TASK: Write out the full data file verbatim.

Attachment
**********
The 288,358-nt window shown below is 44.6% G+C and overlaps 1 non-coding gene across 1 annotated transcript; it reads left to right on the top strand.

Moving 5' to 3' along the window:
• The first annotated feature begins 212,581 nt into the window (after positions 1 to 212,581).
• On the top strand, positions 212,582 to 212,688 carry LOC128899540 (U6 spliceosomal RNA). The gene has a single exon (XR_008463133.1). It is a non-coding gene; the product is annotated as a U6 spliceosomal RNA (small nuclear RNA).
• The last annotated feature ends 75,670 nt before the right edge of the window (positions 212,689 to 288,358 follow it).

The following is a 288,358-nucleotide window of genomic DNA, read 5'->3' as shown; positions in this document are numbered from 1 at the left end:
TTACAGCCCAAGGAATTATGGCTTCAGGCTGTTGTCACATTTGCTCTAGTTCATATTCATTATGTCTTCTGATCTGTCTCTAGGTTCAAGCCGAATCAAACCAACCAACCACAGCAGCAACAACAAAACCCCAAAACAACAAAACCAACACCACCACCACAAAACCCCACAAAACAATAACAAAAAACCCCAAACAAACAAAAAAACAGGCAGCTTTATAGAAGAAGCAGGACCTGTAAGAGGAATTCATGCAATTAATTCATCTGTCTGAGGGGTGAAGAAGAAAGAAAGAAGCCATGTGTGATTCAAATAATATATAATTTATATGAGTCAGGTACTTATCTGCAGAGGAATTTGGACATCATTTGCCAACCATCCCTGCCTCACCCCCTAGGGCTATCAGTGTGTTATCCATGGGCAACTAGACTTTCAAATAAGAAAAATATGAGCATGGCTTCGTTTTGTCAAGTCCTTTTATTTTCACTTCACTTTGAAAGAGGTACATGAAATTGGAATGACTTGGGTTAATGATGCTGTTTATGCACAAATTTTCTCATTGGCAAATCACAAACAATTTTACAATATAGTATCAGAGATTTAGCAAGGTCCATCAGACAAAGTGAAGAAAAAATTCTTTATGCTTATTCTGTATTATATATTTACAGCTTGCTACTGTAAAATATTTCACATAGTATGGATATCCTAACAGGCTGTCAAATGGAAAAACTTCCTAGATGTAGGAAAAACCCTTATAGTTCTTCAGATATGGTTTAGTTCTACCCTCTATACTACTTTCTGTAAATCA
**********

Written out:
The 288,358-nt window shown below is 44.6% G+C and overlaps 1 non-coding gene across 1 annotated transcript; it reads left to right on the top strand.

Moving 5' to 3' along the window:
• The first annotated feature begins 212,581 nt into the window (after positions 1 to 212,581).
• On the top strand, positions 212,582 to 212,688 carry LOC128899540 (U6 spliceosomal RNA). The gene has a single exon (XR_008463133.1). It is a non-coding gene; the product is annotated as a U6 spliceosomal RNA (small nuclear RNA).
• The last annotated feature ends 75,670 nt before the right edge of the window (positions 212,689 to 288,358 follow it).

The following is a 288,358-nucleotide window of genomic DNA, read 5'->3' as shown; positions in this document are numbered from 1 at the left end:
TTACAGCCCAAGGAATTATGGCTTCAGGCTGTTGTCACATTTGCTCTAGTTCATATTCATTATGTCTTCTGATCTGTCTCTAGGTTCAAGCCGAATCAAACCAACCAACCACAGCAGCAACAACAAAACCCCAAAACAACAAAACCAACACCACCACCACAAAACCCCACAAAACAATAACAAAAAACCCCAAACAAACAAAAAAACAGGCAGCTTTATAGAAGAAGCAGGACCTGTAAGAGGAATTCATGCAATTAATTCATCTGTCTGAGGGGTGAAGAAGAAAGAAAGAAGCCATGTGTGATTCAAATAATATATAATTTATATGAGTCAGGTACTTATCTGCAGAGGAATTTGGACATCATTTGCCAACCATCCCTGCCTCACCCCCTAGGGCTATCAGTGTGTTATCCATGGGCAACTAGACTTTCAAATAAGAAAAATATGAGCATGGCTTCGTTTTGTCAAGTCCTTTTATTTTCACTTCACTTTGAAAGAGGTACATGAAATTGGAATGACTTGGGTTAATGATGCTGTTTATGCACAAATTTTCTCATTGGCAAATCACAAACAATTTTACAATATAGTATCAGAGATTTAGCAAGGTCCATCAGACAAAGTGAAGAAAAAATTCTTTATGCTTATTCTGTATTATATATTTACAGCTTGCTACTGTAAAATATTTCACATAGTATGGATATCCTAACAGGCTGTCAAATGGAAAAACTTCCTAGATGTAGGAAAAACCCTTATAGTTCTTCAGATATGGTTTAGTTCTACCCTCTATACTACTTTCTGTAAATCA